Time for a shower to honour the inventor of the hour: the US National Inventors’ Hall of Fame, Washington, is to induct 18 inventors — seven living and 11 deceased — this year. Among them, making every Indian proud, is Dr Amar G. Bose, whose revolutionary concept in sound technology will soon share space with such inventions like the television remote control, wrinkle-free cotton, Styrofoam, hip-replacement surgery and computerised telephone switching. Bose finds his rightful place alongside celebrated names like Thomas Edison, the Wright Brothers and Alexander Graham Bell. The only other Indian in this august gallery is Rangaswamy Srinivasan, a former IBM scientist, who was honoured for his pioneering work on excimer laser surgery.
Think sound, and ‘Bose’ comes to mind —so immense has been the contribution of this media-shy tech-guru been to acoustics technology. Bose Corporation, the company he founded, is considered the biggest audio brand in the world, with revenues in excess of a billion dollars. The whole world prefers to listen on Bose speakers and audio systems — from space flight centres to homes, theatres and auditoriums. Audiophiles whisper his name in hushed tones, as they wonder at groundbreaking products like the Direct/Reflecting speaker system that Bose regularly rolls out from its stables.
The wonder years
Bose is not quite your quintessential ‘desi-born’ Indian-American. His father, Noni Gopal Bose, was a member of a revolutionary group, while studying physics in Calcutta University. Hounded by the British police, Noni Gopal escaped to the US in 1920 on a boat with no passport and little money, and from there mobilised support for India’s independence struggle. He married an American schoolteacher who was deeply interested in the Vedanta and Hindu philosophy, and the couple settled down in Philadelphia. Today Bose vividly recollects the secret meetings his father had at his house, and the visit of a former inmate of Jallianwala Bagh who told the wide-eyed child stories of British atrocities.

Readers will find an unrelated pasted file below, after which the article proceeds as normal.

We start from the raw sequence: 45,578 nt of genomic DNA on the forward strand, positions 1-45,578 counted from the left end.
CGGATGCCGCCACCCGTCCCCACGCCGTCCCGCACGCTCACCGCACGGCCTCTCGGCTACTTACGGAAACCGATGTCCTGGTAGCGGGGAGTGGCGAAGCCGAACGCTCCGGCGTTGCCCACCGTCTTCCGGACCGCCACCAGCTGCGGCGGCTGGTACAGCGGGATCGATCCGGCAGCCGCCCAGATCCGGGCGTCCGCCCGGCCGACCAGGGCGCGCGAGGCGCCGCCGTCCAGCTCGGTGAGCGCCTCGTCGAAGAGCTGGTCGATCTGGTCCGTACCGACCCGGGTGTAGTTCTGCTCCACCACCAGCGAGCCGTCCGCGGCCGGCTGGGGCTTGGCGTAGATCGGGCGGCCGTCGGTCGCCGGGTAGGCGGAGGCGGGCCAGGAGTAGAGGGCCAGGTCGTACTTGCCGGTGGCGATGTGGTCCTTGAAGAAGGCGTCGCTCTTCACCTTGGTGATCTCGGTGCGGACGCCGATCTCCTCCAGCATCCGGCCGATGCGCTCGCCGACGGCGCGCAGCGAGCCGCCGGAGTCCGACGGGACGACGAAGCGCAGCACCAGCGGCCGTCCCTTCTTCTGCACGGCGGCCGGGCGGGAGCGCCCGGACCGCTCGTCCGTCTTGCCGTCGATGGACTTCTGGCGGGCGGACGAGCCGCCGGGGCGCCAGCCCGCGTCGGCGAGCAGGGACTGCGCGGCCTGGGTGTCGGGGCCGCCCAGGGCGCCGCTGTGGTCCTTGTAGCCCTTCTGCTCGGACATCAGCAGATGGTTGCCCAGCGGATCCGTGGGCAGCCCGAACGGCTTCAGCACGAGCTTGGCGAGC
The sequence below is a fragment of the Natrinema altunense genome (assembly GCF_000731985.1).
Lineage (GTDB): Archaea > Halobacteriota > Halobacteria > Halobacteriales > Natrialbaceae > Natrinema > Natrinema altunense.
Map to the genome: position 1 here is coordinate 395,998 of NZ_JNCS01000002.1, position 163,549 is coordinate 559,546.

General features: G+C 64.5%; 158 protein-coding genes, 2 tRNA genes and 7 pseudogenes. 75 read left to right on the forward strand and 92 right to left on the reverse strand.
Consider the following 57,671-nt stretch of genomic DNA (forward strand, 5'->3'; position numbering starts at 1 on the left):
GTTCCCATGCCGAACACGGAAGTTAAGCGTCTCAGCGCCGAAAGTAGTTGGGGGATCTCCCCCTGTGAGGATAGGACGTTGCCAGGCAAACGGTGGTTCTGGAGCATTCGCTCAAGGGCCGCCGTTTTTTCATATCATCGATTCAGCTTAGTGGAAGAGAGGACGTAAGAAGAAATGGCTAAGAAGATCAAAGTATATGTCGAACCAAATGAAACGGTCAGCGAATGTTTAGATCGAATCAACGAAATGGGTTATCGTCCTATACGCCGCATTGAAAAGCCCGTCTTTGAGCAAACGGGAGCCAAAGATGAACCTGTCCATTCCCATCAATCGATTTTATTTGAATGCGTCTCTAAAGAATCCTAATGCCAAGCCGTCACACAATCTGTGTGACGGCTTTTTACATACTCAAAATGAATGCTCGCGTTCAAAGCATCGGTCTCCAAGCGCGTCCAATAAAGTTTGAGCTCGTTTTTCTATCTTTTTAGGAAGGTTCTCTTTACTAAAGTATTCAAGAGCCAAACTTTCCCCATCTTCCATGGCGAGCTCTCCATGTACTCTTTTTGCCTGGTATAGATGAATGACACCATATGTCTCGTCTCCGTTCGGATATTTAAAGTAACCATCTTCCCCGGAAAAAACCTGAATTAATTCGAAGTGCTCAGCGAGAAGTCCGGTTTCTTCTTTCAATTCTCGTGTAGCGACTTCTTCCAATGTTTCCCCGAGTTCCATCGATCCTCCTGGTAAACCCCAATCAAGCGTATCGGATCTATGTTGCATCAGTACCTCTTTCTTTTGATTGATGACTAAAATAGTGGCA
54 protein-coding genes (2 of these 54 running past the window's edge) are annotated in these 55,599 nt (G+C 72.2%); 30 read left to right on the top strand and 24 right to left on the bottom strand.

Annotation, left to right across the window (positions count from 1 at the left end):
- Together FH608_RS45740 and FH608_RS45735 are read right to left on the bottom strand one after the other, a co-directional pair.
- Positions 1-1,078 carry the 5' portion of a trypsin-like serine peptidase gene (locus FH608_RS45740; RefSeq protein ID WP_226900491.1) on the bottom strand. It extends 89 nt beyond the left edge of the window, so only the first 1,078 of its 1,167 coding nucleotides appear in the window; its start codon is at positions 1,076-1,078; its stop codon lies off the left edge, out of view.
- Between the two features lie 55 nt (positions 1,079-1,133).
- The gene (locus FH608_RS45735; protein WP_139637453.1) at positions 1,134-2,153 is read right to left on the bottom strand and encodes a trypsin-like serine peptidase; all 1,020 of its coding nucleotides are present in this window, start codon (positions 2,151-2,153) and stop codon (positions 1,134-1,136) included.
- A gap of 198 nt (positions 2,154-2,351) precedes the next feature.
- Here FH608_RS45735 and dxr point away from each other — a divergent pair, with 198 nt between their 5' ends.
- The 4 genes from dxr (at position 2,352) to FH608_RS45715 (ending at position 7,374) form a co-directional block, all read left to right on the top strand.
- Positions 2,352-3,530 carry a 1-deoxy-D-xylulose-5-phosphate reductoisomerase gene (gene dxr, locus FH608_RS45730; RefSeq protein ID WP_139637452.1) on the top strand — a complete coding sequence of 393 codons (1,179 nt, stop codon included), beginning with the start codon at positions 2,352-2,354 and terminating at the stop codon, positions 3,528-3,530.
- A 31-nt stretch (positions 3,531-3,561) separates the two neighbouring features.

Bose apparently had a ‘bent’ for engineering from childhood, repairing toy trains and earning pocket money by the time he was 13. Then came World War II and he worked on radio sets in the basement of his Philadelphia home, eventually developing the largest network of radio repairs in the area. As a brilliant scholar, he had no difficulty in getting admission to the Massachusetts Institute of Technology (MIT) where he received his bachelor’s, master’s and doctoral degrees in electrical engineering. He joined the MIT faculty in 1956. Although his research at MIT helped him develop several patented technologies, his obsession was the lack of clarity in loudspeakers that didn’t deliver natural sound. So he conducted painstaking research into the science of sound, which eventually led him to found Bose Corporation, in 1964.
High on fidelity
Bose Corporation never cared much for orthodoxy. As Bose himself says, “No one ever won a chess game by betting on each move. Sometimes you have to move backward to get a step forward.” This irreverence has gifted the world with some fantastic audio products over the years. The top-of-the-line 901 speaker system, and the marvellous 601 Series I, II and III floor-standers of the 70s, 80s and 90s all attest to this. As do the great Acoustimass cubes with bass module HT systems, and the legendary Bose 301 bookshelf models. Last heard, Bose is involved in a project where a transducer actually reproduces a cannon shot at a real life listening level.
Bose is very passionate about knowledge creation. His ability to technically dissect acoustic problems threadbare — from wave-guides, normal modes and spherical speakers to non-linear systems — is universally acknowledged. No wonder the Intellectual Property Owners Association named him the Inventor of the Year in 1987. Bose has done a lot of work for the US Armed Forces and Nasa and holds innumerable patents not only in acoustics, but also in electronics, nonlinear systems, communication theory, noise reduction, headphones, automotive suspension systems…the list goes on.
For a scientist, Bose is quite unusual — after all, how many scientists can claim to have successfully juggled research, teaching and management? As Bose admitted in one of his rare interviews, he never relished management, but “realised that it’s very, very important because people are the ingredient which makes everything possible. If you can motivate these people highly, the results are phenomenal.” And the way he motivated people has been nothing short of phenomenal: he not only turned Bose Corporation into a successful acoustics company, but made it virtually synonymous with original sound.